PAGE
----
Last weekend, we ran a short archaeological project on a site that was once home to St Mary’s Priory, founded as a Benedictine order in 1156 by William de Clairfait and his wife Avicia. In 1170, the Priory changed to the Cistercian order.
We were introduced to the site, in the village of Hampole, near Doncaster, by Gary Stapleton, curator of a nearby military museum who has an interest in local history.
The Priory established its prominence through being the home, in later life of Richard Rolle, Mystic and author who, by the C15th was one of the most widely read English writers. Rolle was born and brought up on the edge of the North Yorkshire Moors in Thornton-Le-Dale. He studied at Oxford for while but left before completing his studies to become a hermit, living near Pickering.
Rolle wrote, in both Latin and English, works such as ‘Incendium Amoris’, where he describes an account of his mystical experiences, embodied through physical feelings, sensory enlightenment and sounds such as a sweet music that followed him as he recited the Psalms. These transcendental experiences led Rolle to conclude that to become closer to God one had to endure four purgative stages, the open-door, heat, song and sweetness. Rolle’s legacy remains the Psalms which he translated from Latin into English which for nearly 200 years the commentary of which remained the only authorised translation of the Bible into English. Buried in Hampole, both his shrine and the Priory itself was dissolved on the 19th November 1539.
The last archaeological work to be conducted on this site took place in 1937 but this work was deemed at the time to be ‘poor’ never mind by today’s standards. Many questions remained to this day unanswered, the most pressing of all was, where was the priory? Records, online searches and the views of local residents offer different locations for the exact site, so one of our objectives was to see if, bearing in mind we only had two days, we could agree where the Priory was. To achieve this we carried out both Geo-phys and Electrical Resistivity Tomography (ERT) surveys.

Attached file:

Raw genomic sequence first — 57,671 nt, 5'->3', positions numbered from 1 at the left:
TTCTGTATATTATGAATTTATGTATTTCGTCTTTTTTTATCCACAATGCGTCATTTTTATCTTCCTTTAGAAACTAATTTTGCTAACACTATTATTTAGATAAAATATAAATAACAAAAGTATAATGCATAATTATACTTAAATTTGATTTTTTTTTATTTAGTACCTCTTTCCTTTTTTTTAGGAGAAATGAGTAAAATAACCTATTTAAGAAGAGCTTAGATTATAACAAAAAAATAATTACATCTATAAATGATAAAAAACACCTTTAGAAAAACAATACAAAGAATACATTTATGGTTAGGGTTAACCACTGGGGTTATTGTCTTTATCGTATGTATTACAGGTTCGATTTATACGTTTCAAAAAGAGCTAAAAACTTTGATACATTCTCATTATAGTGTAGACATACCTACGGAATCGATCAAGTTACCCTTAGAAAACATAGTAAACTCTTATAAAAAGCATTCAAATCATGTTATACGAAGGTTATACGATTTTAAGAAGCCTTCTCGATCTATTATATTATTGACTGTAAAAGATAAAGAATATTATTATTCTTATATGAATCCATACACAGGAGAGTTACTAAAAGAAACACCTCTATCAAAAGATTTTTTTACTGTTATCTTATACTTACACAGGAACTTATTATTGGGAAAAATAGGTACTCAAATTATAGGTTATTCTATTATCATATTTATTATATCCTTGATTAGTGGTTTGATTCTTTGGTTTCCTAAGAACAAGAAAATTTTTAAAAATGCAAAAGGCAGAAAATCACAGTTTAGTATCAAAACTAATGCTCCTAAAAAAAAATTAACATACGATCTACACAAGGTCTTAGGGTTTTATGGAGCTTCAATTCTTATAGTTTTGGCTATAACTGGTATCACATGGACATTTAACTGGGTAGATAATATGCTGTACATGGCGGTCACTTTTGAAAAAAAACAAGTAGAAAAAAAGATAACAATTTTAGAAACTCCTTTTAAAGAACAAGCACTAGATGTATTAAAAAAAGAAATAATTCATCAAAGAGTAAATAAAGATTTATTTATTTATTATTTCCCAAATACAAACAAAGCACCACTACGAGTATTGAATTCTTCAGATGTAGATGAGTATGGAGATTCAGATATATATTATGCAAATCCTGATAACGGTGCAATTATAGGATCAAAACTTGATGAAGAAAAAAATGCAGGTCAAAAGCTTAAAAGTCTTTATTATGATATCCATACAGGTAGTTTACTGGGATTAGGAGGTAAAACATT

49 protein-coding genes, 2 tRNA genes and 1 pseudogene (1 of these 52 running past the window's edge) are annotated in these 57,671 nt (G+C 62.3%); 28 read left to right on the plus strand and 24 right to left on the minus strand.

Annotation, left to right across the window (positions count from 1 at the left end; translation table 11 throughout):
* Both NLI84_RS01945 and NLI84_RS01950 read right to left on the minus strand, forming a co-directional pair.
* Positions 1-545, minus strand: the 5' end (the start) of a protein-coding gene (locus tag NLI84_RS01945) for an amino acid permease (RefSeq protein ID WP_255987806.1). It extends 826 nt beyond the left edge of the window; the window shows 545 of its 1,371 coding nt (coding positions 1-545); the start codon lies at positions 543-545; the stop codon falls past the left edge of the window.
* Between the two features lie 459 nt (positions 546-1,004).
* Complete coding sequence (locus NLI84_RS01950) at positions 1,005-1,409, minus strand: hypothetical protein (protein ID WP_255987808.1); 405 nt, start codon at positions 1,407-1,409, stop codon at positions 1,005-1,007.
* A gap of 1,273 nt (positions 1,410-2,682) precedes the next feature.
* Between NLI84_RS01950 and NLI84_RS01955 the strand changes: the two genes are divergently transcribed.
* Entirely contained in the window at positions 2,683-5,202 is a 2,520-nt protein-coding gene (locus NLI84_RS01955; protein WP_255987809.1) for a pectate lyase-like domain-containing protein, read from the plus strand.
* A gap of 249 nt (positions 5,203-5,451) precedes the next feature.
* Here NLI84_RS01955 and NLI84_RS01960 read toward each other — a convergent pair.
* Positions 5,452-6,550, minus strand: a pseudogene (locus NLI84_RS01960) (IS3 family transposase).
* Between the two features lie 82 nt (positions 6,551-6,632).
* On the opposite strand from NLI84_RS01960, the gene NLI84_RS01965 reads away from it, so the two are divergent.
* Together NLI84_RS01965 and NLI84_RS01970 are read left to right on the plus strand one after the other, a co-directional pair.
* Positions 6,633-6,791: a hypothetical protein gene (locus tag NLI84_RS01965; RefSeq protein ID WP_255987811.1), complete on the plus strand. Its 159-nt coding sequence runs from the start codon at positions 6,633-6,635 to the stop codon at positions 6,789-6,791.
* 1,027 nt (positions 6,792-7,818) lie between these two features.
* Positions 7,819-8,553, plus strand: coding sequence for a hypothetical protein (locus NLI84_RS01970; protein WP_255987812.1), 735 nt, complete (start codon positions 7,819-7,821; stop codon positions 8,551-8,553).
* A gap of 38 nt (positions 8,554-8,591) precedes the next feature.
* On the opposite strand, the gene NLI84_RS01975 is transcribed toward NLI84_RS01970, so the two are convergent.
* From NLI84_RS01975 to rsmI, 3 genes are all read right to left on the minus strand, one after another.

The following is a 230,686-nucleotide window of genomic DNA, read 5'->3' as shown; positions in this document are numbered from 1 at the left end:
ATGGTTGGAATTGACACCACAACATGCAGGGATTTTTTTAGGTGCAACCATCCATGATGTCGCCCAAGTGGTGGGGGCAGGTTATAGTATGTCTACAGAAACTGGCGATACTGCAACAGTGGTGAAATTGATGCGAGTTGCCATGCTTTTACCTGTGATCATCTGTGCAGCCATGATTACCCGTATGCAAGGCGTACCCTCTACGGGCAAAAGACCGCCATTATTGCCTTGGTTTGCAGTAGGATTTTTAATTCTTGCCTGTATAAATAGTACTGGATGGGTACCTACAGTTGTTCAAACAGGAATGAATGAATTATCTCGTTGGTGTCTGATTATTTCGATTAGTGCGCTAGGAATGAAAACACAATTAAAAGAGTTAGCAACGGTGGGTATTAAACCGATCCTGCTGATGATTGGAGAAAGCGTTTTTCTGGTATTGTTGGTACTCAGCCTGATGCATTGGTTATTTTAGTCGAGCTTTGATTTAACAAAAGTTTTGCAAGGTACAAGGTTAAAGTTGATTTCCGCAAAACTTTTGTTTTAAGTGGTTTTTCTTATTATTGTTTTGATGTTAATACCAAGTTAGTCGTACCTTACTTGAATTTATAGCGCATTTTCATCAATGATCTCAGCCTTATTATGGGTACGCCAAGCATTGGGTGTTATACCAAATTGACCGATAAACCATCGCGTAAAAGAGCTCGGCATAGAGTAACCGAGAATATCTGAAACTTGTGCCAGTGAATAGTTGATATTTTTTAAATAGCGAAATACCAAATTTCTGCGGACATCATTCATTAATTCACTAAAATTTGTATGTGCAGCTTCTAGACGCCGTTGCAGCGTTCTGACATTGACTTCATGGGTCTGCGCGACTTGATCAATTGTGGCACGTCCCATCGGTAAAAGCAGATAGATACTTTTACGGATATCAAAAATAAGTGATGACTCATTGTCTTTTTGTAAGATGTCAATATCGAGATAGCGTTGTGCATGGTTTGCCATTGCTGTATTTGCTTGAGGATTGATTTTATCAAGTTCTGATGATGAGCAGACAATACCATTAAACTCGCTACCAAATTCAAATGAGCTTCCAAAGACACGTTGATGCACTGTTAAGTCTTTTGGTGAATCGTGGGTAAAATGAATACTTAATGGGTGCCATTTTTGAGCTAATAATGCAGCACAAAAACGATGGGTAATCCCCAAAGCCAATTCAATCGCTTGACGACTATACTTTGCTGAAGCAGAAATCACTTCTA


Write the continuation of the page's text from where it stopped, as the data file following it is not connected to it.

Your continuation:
A mission of Soldier On! charity is to help people who are disadvantaged, or marginalised from mainstream society, to secure happier and healthier lives through participating in inclusive community archaeology and heritage projects. For people who have experienced, or are experiencing, trauma in their lives, working outside, within a team of like-minded people, in the pursuit of a common aim allows them to acquire a sense of belonging and achievement, to step outside their comfort zones in a safe and controlled environment, to practice old abilities and acquire new ones, to contribute to a local area’s better understanding of their region’s history, and to have a break from whatever situation they wish to escape from. Immersion within such phenomena can act as a catalyst to those who are, for want of a better phrase, stuck in a rut, to take the first steps towards a happier, more productive and engaged future.
25 people, the youngest aged 14, the oldest over 60, with a multiplicity of reasons to take part, including physical and mental health issues and students who are desperate to gain field experience to support their studies, joined us, the majority experiencing archaeology for the very first time. Our partner organisations were North West Heritage, who ran the technical aspects of the dig, with support from Liverpool John Moors University and The Ashcroft Barracks Museum, a Doncaster based military museum, who allowed us to stay on their premises and whose volunteers, all local veterans, joined us on site. Some of these veterans are finding it extremely hard to find any level of happiness in civilian life. One in particular said to us that during the last two days digging his test pit and revealing what turned out to be an old stone bread oven, inch by inch of dirt scraped away, layer by layer, that by focusing his mind, he had a break from the normally prevailing anxiety and stress.